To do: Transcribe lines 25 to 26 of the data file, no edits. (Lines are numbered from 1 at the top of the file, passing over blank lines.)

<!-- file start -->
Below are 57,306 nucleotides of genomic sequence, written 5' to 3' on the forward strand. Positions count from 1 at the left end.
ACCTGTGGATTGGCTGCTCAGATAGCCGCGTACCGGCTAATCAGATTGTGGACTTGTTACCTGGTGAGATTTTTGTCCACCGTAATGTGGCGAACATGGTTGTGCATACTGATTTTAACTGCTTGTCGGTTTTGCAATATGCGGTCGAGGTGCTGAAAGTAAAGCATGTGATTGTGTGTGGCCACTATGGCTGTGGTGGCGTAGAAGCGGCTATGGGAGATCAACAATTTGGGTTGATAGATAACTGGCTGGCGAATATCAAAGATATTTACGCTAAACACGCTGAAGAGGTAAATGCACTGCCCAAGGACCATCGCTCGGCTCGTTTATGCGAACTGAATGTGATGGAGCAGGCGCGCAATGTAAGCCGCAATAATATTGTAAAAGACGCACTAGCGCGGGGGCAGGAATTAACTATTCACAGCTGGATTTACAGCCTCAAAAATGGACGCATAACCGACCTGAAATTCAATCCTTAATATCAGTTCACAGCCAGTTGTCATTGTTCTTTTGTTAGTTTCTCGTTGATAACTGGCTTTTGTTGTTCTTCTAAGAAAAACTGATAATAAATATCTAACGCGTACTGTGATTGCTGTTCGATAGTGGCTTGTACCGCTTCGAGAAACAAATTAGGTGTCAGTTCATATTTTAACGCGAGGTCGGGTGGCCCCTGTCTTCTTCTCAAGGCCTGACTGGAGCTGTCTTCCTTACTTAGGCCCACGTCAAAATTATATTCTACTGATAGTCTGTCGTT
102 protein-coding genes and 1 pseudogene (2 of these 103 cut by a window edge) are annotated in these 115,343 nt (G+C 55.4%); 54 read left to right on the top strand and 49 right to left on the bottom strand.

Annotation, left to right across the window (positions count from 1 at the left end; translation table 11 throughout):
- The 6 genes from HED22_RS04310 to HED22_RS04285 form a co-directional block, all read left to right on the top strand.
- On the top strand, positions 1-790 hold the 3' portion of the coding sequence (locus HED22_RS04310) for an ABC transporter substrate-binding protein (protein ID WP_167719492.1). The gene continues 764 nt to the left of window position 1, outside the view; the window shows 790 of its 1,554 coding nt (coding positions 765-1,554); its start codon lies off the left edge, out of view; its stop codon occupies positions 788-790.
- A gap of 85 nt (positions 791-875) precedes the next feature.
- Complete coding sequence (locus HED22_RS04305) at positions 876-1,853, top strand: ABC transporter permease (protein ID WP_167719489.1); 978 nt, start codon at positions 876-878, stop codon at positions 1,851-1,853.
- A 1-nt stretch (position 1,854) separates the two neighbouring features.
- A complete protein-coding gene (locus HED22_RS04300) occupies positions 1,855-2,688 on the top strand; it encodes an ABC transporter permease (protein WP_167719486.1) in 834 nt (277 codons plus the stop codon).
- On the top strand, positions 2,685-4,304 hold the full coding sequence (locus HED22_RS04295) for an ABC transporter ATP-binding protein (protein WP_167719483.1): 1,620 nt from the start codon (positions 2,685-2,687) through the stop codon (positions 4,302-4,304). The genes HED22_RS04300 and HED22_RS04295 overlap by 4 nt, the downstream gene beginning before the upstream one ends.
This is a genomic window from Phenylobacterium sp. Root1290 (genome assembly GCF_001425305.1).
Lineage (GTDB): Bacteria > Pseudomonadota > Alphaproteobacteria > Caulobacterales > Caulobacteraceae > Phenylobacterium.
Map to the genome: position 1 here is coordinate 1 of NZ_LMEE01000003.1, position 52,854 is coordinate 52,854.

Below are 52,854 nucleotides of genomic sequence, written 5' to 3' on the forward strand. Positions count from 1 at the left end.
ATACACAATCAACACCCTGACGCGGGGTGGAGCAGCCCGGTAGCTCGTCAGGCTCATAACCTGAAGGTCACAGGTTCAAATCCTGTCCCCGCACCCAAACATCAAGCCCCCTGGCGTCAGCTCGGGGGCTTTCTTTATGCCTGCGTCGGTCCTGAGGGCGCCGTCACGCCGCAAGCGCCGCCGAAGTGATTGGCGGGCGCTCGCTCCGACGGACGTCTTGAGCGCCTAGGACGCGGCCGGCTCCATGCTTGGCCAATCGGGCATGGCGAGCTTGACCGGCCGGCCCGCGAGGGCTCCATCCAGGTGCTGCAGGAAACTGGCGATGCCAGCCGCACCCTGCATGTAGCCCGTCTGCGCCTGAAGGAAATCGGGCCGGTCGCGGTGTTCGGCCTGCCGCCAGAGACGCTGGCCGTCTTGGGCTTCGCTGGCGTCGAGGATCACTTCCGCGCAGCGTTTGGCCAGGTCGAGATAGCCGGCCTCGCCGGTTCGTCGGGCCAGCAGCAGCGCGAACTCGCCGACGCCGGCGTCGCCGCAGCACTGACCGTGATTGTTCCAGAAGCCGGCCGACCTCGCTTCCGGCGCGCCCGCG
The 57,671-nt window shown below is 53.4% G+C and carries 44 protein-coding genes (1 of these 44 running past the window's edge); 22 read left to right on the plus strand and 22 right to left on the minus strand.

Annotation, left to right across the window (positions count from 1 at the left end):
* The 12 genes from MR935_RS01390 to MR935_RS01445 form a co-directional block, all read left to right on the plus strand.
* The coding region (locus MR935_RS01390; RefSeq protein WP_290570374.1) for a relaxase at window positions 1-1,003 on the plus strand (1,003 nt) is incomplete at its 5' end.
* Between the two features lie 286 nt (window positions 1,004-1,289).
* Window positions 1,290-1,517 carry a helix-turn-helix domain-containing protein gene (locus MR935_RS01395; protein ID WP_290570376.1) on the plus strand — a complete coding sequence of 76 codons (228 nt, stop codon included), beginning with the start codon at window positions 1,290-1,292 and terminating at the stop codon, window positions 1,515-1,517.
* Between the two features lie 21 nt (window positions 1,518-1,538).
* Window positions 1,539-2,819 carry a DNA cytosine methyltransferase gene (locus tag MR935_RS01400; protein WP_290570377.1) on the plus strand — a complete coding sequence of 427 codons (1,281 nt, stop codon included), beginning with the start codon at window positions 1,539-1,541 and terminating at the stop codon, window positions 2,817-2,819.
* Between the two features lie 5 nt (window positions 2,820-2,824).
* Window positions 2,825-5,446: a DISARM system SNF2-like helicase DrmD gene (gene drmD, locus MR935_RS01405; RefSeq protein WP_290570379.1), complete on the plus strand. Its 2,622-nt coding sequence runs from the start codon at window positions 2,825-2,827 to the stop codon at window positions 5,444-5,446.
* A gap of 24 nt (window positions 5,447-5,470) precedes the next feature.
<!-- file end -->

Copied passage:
* Between the two features lie 5 nt (window positions 2,820-2,824).
* Window positions 2,825-5,446: a DISARM system SNF2-like helicase DrmD gene (gene drmD, locus MR935_RS01405; RefSeq protein WP_290570379.1), complete on the plus strand. Its 2,622-nt coding sequence runs from the start codon at window positions 2,825-2,827 to the stop codon at window positions 5,444-5,446.